bolt task run sensu::event action=resolve entity=sensu_agent check=test --nodes sensu_backend

Delete an event

bolt task run sensu::event action=delete entity=sensu_agent check=test --nodes sensu_backend

Create a silenced resource

bolt task run sensu::silenced action=create subscription=entity:sensu_agent expire_on_resolve=true --nodes sensu_backend

Delete a silenced resource

bolt task run sensu::silenced action=delete subscription=entity:sensu_agent --nodes sensu_backend

PDK support

The sensu-puppet module now supports the Puppet Development Kit (PDK) to make it easier for module developers to run tests and validations without needing to install a full-blown Ruby environment. The following are some examples of testing the sensu-puppet module using the PDK.

Run module validation

pdk validate

Run module unit tests

pdk test unit

Run acceptance tests that require Docker

# to set up dependencies
pdk bundle install
# for any platform you want to test
BEAKER_set=centos-7 BEAKER_PUPPET_COLLECTION=puppet6 pdk bundle exec rake beaker

The use of the pdk bundle is currently experimental but does work to run acceptance tests.

The possible values for BEAKER_set and BEAKER_PUPPET_COLLECTION can be found in sensu-puppet .travis.yml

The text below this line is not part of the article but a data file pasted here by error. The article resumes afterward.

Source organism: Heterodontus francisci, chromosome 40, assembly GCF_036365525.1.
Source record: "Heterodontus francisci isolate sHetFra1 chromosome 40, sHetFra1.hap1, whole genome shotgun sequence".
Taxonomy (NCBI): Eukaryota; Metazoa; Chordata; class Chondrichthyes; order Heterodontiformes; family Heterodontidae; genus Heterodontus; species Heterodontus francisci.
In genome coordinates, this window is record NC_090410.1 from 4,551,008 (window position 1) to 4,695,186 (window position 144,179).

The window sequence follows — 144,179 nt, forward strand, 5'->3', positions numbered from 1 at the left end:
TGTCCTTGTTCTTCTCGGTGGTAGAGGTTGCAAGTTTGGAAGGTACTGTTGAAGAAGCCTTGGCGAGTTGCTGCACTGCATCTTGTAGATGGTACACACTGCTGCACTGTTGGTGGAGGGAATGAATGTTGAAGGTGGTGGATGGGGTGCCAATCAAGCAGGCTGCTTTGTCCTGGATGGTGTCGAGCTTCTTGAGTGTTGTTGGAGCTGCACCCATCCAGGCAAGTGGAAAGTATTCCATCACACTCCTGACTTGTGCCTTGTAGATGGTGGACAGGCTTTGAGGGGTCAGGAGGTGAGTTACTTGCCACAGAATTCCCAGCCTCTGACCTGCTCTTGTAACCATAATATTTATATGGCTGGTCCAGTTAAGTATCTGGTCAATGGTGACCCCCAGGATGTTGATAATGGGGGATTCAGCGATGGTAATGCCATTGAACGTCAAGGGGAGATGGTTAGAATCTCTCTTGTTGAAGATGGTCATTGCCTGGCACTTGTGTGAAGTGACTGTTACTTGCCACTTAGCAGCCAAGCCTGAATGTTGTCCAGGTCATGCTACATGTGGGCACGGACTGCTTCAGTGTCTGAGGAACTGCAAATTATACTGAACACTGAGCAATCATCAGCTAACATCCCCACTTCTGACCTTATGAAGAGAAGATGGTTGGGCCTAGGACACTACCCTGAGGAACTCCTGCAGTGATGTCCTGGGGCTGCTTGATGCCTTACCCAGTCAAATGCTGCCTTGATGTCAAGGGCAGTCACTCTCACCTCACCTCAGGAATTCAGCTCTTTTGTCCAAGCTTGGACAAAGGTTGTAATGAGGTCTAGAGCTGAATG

Parameter changes

Several changes were made to class parameters to support the new sensu::cli class. Moving and renaming parameters to the sensu class was done so that defining a parameter like sensu::api_host could be done centrally and used by both the sensu::cli and sensu::backend classes without having to define those values multiple times.

Changes to the location of the agent password streamlines changing the agent password so one parameter modifies both agent and backend resources.

Detailed parameter changes:

  • Move sensu::backend::cli_package_name to sensu::cli::package_name
  • Move sensu::backend::sensuctl_chunk_size to sensu::cli::sensuctl_chunk_size
  • Move sensu::backend::url_host to sensu::api_host
  • Move sensu::backend::url_port to sensu::api_port
  • Move sensu::backend::password to sensu::password
  • Move sensu::backend::old_password to sensu::old_password
  • Move sensu::backend::agent_old_password to sensu::agent_old_password
  • Move sensu::backend::sensuctl_chunk_size to sensu::cli::sensuctl_chunk_size

The following parameters were moved from sensu::backend class to sensu::resources class. Example: sensu::backend::checks becomes sensu::resources::checks. The parameters are the following:

  • ad_auths
  • assets
  • bonsai_assets
  • checks
  • cluster_members
  • cluster_role_bindings
  • cluster_roles
  • configs (removed)
  • entities
  • etcd_replicators
  • filters
  • handlers
  • hooks
  • ldap_auths
  • mutators
  • namespaces
  • oidc_auths
  • role_bindings
  • roles
  • users

Going forward

We hope this got you excited about the new and improved Sensu Puppet module, as well as gave you a sense of how to start automating your monitoring with Sensu Go and Puppet. For further reading, check out the Sensu Puppet repo — which includes example use cases with Slack, PagerDuty, Vault, and more, plus a super easy-to-use Vagrant setup — and head to Puppet Forge to try out the Sensu Puppet module for yourself!

Try It Out

Configuration Management Puppet Integrations